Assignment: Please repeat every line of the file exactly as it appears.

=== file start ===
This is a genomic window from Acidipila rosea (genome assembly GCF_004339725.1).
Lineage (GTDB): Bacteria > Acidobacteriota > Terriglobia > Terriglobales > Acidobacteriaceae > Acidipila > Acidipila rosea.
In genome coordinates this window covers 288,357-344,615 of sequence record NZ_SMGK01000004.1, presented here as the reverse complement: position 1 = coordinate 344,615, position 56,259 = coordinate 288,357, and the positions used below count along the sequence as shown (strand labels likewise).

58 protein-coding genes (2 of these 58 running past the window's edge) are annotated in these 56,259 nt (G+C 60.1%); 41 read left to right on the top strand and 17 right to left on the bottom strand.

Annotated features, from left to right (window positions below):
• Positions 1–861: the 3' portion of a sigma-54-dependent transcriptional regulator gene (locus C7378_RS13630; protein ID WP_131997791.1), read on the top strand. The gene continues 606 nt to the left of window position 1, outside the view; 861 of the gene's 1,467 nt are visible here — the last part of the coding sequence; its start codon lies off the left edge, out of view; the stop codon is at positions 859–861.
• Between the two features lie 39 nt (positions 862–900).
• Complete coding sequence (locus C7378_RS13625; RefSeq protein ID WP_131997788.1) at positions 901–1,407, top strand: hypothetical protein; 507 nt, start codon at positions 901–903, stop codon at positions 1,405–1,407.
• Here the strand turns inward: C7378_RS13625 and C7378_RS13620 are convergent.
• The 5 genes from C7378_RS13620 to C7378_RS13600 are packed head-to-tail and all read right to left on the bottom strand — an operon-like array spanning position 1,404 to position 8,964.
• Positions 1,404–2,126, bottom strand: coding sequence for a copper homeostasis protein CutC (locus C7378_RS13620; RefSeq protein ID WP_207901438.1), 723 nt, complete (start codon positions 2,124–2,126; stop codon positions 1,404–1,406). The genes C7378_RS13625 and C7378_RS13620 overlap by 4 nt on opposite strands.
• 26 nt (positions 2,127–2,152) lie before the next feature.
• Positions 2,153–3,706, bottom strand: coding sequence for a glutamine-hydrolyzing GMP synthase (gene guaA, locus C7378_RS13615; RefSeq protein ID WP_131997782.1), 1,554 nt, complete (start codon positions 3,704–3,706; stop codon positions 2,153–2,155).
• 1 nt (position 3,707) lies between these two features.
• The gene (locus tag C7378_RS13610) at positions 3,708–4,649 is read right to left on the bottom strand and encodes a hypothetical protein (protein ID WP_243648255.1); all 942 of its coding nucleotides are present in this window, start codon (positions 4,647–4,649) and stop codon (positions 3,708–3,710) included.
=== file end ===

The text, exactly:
This is a genomic window from Acidipila rosea (genome assembly GCF_004339725.1).
Lineage (GTDB): Bacteria > Acidobacteriota > Terriglobia > Terriglobales > Acidobacteriaceae > Acidipila > Acidipila rosea.
In genome coordinates this window covers 288,357-344,615 of sequence record NZ_SMGK01000004.1, presented here as the reverse complement: position 1 = coordinate 344,615, position 56,259 = coordinate 288,357, and the positions used below count along the sequence as shown (strand labels likewise).

58 protein-coding genes (2 of these 58 running past the window's edge) are annotated in these 56,259 nt (G+C 60.1%); 41 read left to right on the top strand and 17 right to left on the bottom strand.

Annotated features, from left to right (window positions below):
• Positions 1–861: the 3' portion of a sigma-54-dependent transcriptional regulator gene (locus C7378_RS13630; protein ID WP_131997791.1), read on the top strand. The gene continues 606 nt to the left of window position 1, outside the view; 861 of the gene's 1,467 nt are visible here — the last part of the coding sequence; its start codon lies off the left edge, out of view; the stop codon is at positions 859–861.
• Between the two features lie 39 nt (positions 862–900).
• Complete coding sequence (locus C7378_RS13625; RefSeq protein ID WP_131997788.1) at positions 901–1,407, top strand: hypothetical protein; 507 nt, start codon at positions 901–903, stop codon at positions 1,405–1,407.
• Here the strand turns inward: C7378_RS13625 and C7378_RS13620 are convergent.
• The 5 genes from C7378_RS13620 to C7378_RS13600 are packed head-to-tail and all read right to left on the bottom strand — an operon-like array spanning position 1,404 to position 8,964.
• Positions 1,404–2,126, bottom strand: coding sequence for a copper homeostasis protein CutC (locus C7378_RS13620; RefSeq protein ID WP_207901438.1), 723 nt, complete (start codon positions 2,124–2,126; stop codon positions 1,404–1,406). The genes C7378_RS13625 and C7378_RS13620 overlap by 4 nt on opposite strands.
• 26 nt (positions 2,127–2,152) lie before the next feature.
• Positions 2,153–3,706, bottom strand: coding sequence for a glutamine-hydrolyzing GMP synthase (gene guaA, locus C7378_RS13615; RefSeq protein ID WP_131997782.1), 1,554 nt, complete (start codon positions 3,704–3,706; stop codon positions 2,153–2,155).
• 1 nt (position 3,707) lies between these two features.
• The gene (locus tag C7378_RS13610) at positions 3,708–4,649 is read right to left on the bottom strand and encodes a hypothetical protein (protein ID WP_243648255.1); all 942 of its coding nucleotides are present in this window, start codon (positions 4,647–4,649) and stop codon (positions 3,708–3,710) included.